Five councils have a fortnight to explain Publicity Code breaches before the Secretary of State issues legal directions.
Five councils have been given a fortnight to explain why steps should not be taken to stop their “propaganda on the rates”, Local Government Secretary Eric Pickles announced today (17 April 2014).
Formal letters have been sent to 5 London boroughs triggering the first legal steps the Secretary of State can now take to require compliance with the Publicity Code for local authorities, under the new Local Audit and Accountability Act.
Looking at the Publicity Code, a number of clauses leap out...
15. Local authorities should ensure that publicity relating to policies and proposals from central government is balanced and factually accurate. Such publicity may set out the local authority’s views and reasons for holding those views, but should avoid anything likely to be perceived by readers as constituting a political statement, or being a commentary on contentious areas of public policy.16. Any publicity describing the council’s policies and aims should be as objective as possible, concentrating on the facts or explanation or both. Local authorities should not use public funds to mount publicity campaigns whose primary purpose is to persuade the public to hold a particular view on a question of policy. It is acceptable for local authority publicity to correct erroneous material which has been published by other parties, despite the fact that the material being corrected may have been published with the intention of influencing the public’s opinions about the policies of the authority. Such publicity should seek to explain the facts in an objective manner.26. Local authorities should not incur any expenditure in retaining the services of lobbyists for the purpose of the publication of any material designed to influence public officials, Members of Parliament, political parties or the Government to take a particular view on any issue.
All of this is highly germane to the 'sock puppets' issue that I have written about, particularly since 'public health' responsibilities have been devolved to local authorities.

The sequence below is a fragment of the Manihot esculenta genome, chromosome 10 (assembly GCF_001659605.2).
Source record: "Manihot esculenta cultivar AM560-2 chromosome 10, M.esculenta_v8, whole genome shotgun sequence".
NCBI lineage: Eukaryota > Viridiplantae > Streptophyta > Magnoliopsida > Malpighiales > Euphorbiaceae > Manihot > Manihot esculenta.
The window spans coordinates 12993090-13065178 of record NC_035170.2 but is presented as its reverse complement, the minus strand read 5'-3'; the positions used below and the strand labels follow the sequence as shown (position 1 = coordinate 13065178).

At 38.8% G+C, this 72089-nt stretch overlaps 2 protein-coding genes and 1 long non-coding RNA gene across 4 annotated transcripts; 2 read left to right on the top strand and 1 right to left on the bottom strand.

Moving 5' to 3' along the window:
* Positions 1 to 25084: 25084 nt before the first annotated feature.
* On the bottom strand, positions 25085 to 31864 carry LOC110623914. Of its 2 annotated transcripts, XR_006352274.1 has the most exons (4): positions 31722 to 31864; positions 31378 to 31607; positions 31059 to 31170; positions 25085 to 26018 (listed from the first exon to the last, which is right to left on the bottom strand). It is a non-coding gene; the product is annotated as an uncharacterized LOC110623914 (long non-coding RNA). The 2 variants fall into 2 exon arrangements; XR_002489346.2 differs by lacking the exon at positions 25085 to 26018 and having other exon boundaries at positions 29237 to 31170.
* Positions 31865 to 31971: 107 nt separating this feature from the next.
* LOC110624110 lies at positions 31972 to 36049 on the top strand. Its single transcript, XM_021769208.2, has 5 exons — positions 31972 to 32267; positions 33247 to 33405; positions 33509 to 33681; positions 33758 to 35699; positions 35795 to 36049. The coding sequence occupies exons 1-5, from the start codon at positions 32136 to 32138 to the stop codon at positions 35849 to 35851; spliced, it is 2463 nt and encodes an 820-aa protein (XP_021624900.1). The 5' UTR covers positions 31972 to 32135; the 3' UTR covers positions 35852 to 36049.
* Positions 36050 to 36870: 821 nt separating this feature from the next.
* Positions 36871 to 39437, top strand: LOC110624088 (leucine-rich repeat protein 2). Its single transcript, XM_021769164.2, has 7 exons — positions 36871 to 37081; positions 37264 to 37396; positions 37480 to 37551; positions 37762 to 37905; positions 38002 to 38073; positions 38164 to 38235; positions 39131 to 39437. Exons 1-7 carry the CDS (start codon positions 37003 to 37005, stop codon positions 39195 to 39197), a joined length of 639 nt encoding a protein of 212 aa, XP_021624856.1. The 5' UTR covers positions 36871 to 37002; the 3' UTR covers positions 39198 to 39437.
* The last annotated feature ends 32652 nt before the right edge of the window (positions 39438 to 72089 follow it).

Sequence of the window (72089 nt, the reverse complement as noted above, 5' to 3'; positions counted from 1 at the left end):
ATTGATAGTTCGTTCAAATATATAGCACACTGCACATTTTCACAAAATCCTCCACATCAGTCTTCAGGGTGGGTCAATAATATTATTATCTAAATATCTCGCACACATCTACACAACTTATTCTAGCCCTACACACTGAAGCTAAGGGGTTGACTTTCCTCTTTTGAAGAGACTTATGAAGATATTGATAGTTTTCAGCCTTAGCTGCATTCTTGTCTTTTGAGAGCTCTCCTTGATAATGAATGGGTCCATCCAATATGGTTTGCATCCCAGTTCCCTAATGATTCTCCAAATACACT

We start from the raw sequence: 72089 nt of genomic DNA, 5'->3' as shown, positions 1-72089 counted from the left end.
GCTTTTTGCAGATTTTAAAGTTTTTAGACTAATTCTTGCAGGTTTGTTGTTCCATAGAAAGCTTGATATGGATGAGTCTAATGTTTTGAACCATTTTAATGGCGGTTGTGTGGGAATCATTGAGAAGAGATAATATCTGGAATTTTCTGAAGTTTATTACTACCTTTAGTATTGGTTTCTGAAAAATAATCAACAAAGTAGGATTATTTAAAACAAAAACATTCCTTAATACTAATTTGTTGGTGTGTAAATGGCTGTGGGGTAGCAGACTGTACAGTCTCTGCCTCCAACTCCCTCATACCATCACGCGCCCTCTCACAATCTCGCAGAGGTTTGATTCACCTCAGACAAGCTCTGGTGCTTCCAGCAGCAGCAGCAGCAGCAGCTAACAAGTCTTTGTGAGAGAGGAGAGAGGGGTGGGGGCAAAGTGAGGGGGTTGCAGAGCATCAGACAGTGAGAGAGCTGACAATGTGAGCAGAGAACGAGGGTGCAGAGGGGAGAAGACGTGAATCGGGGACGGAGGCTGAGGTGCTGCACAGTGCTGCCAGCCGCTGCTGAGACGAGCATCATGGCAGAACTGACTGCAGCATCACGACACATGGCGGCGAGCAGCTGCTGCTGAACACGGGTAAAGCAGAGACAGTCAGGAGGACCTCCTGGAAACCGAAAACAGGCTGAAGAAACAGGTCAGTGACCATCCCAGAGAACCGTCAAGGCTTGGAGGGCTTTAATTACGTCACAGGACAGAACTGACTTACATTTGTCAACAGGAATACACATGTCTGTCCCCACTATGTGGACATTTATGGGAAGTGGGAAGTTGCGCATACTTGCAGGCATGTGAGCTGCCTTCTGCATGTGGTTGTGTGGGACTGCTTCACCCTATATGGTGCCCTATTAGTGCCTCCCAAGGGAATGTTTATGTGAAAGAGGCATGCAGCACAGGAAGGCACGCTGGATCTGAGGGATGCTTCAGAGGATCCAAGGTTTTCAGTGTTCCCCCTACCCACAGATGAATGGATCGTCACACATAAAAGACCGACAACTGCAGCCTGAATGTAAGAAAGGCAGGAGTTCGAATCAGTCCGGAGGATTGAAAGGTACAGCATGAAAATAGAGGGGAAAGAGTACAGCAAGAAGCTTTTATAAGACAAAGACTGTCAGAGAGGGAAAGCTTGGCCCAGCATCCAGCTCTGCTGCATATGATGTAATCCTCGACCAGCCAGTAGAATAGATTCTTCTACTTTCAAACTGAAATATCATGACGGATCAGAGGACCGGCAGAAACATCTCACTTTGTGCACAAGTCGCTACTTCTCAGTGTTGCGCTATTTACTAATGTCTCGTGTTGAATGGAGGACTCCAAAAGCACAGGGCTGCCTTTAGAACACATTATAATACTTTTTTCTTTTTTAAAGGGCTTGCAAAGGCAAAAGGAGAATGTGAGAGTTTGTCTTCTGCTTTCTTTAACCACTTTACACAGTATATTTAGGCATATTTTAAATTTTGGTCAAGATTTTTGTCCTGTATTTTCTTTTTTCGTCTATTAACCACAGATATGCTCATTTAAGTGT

Take an old favourite, Balance North East, for example. According to its website "Balance is funded by the North East’s 12 local authorities" and so it is. Elsewhere on its website, you will find countless "political statements", "commentaries on contentious areas of public policy", "publicity campaigns", "lobbying" and attempts to "persuade the public to hold a particular view on a question of policy".
Take its campaign for further restrictions on alcohol advertising, for example...
Alcohol marketing is recruiting our kids as the next generation of problem drinkers. We don’t think this is right and we need your help to do something about it. We’ve started a petition calling on Government to restrict alcohol marketing and protect children and young people.
Please sign it now and protect them before it’s too late.
Or it's campaign for minimum pricing...
Show your support for MUP
MUP is a targeted measure which will increase the price of products such as white cider and very cheap vodka which are traditionally drunk by the young and people drinking at very harmful levels.
It wouldn’t affect the price of a pint or a glass of wine in a pub and, if you drink within the Government’s recommended limits, is estimated to cost you an average of 28p on your weekly alcohol bill. Isn’t that a price worth paying to save 3,000 lives a year and reduce alcohol related crimes by 46,000?
That’s why this policy is supported by our GPs, our police force and even our publicans. It is also supported by the majority of the people in the North East.
Professionals and politicians from across the North East are telling the Government to ignore the vested interests of the global alcohol industry and introduce minimum unit price. You can add your voice to theirs by writing to the Prime Minister directly or calling on your MP to do so on your behalf.
To email the PM use the following address https://email.number10.gov.uk/
To contact your MP go to www.theyworkforyou.com
A question of trust
Some global alcohol companies oppose minimum unit price. You may hear their arguments, but at the end of the day, it all boils down to trust. A minimum unit price is supported by people who put your health and wellbeing first, such as the British Medical Association. It is opposed by some who have a legal obligation to put the profits of their shareholders first.
You have the power to bring change...
But it won’t happen overnight. An important first step in getting Government to listen is contacting your MP. Let them know you are concerned about the impact of alcohol marketing on children. Your MP will raise the issue on your behalf. Why not send them a quick e-mail right now?
100 per cent taxpayer-funded, all of it. Not only is it entirely biased towards one point of view, but it actively invites the public to lobby politicians on contentious matters of public policy. Could there be a more brazen breach of the Publicity Code? And there are plenty of other examples of overt political campaigning by similar groups - see here, here and here for examples.
If you have other examples of local authorities breaching the rules - whether under the aegis of 'public health' or not - please leave them in the comments. It's time that something was done about this outrageous use of public money.